Ten Israel Prize laureates and some 50 intellectuals sent a letter to Defense Minister Ehud Barak on Wednesday urging him to revoke Israel's prohibition of the movement of Palestinian students from the Gaza Strip to the West Bank for academic purposes.
The signatories include Professor Avishai Margalit, Professor Yehoshua Kolodny, Professor David Tartakover, and Yehuda Jad Neeman, as well as culture figures Yehoshua Sobol and Nir Baram.
Recently, the Gisha the Legal Center for Freedom of Movement requested three students, who were accepted to study at Bethlehem University, be allowed to travel to the academic institution in the West Bank.
The three, Jawdat Michael, Dana Tarazi and Odeh al-Jeldeh, were meant to begin their studies in the summer of 2009, but so far, their requests to the defense establishment to travel to the West Bank have been denied. The three now hope to begin their studies this summer.
The letter the Israeli academics sent to Barak read: "We believe that the general prohibition of any resident of Gaza wishing to study in the West Bank, is a disproportionate prohibition that should be revoked. Instead of this prohibition, we ask to allow these youths to reach their schools following specific security checks of each of their requests and, at the very least, the defense minister should establish a system to enable specific checks in cases which, when solved, could have positive humanitarian repercussions."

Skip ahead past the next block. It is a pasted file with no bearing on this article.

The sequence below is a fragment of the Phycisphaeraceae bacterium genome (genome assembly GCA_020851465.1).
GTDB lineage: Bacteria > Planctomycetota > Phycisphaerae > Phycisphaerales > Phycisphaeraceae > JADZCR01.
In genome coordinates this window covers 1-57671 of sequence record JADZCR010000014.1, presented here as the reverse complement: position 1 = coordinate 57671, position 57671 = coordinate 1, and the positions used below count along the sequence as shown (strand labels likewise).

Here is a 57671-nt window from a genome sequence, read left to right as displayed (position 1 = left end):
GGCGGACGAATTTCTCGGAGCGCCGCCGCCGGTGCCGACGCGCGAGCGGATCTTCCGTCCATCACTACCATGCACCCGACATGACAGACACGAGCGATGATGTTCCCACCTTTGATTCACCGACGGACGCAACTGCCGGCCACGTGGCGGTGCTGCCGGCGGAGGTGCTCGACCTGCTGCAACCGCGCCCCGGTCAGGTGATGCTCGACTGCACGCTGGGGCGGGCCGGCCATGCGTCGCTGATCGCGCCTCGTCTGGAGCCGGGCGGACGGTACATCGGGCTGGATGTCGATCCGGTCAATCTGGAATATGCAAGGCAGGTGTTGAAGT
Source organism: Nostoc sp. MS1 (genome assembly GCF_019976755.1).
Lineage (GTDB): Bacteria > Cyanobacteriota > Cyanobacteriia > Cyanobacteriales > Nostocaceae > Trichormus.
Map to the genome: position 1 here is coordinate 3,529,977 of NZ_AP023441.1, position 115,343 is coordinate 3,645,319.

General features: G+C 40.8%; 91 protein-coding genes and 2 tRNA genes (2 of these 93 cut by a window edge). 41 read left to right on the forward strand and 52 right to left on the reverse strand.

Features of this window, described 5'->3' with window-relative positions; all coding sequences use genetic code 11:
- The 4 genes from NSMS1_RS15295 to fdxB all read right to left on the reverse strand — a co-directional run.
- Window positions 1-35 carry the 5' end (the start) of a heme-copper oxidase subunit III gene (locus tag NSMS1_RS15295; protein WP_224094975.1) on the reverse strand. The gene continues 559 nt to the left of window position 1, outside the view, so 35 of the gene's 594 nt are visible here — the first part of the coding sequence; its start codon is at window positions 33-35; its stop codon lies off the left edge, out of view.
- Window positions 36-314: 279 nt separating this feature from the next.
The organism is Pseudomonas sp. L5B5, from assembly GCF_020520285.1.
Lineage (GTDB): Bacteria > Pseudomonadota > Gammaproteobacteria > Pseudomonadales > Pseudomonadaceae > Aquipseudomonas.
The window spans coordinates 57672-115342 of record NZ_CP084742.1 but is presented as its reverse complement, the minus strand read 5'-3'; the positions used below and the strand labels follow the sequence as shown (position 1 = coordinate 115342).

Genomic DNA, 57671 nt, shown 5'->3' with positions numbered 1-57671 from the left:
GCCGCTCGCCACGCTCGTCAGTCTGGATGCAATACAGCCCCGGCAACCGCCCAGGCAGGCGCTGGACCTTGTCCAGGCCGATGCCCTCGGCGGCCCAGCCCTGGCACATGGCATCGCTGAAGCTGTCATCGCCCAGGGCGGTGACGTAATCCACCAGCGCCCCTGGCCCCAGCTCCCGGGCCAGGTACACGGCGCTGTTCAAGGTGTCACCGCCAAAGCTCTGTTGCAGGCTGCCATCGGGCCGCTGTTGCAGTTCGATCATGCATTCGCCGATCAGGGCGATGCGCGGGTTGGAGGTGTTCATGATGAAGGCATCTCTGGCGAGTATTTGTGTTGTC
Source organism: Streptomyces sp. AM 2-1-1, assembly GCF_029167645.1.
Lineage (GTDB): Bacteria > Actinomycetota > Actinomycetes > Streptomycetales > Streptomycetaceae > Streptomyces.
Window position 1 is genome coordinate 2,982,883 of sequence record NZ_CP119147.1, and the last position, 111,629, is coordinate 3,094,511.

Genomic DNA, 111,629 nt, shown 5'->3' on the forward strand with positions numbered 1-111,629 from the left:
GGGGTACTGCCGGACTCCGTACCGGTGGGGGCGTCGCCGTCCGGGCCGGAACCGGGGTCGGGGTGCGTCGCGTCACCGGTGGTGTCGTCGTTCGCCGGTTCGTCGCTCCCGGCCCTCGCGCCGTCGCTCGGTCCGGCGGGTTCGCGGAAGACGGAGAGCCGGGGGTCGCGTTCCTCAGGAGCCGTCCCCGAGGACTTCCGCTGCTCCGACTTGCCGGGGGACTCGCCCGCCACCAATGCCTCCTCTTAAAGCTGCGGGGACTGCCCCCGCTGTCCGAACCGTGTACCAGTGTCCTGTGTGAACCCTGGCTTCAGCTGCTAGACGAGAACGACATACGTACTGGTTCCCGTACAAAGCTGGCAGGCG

The letter's signatories further noted that, "Academic and professional training is vital for the Palestinian society's growth and wellbeing, and for the personal development of every single young man and woman that wishes to advance. Granting our Palestinian neighbors the chance to build a thriving, peace-loving, civilian society, promotes an Israeli interest."
Since the year 2000, Israel has prohibited Palestinians from the Gaza Strip from attending universities in the West Banks. Gisha said that in the late 1990s, some 1,000 Gaza residents studied in the West Bank, many of them in vital fields that cannot be studied in the Strip, such as occupational therapy, dentistry, physical therapy, and more.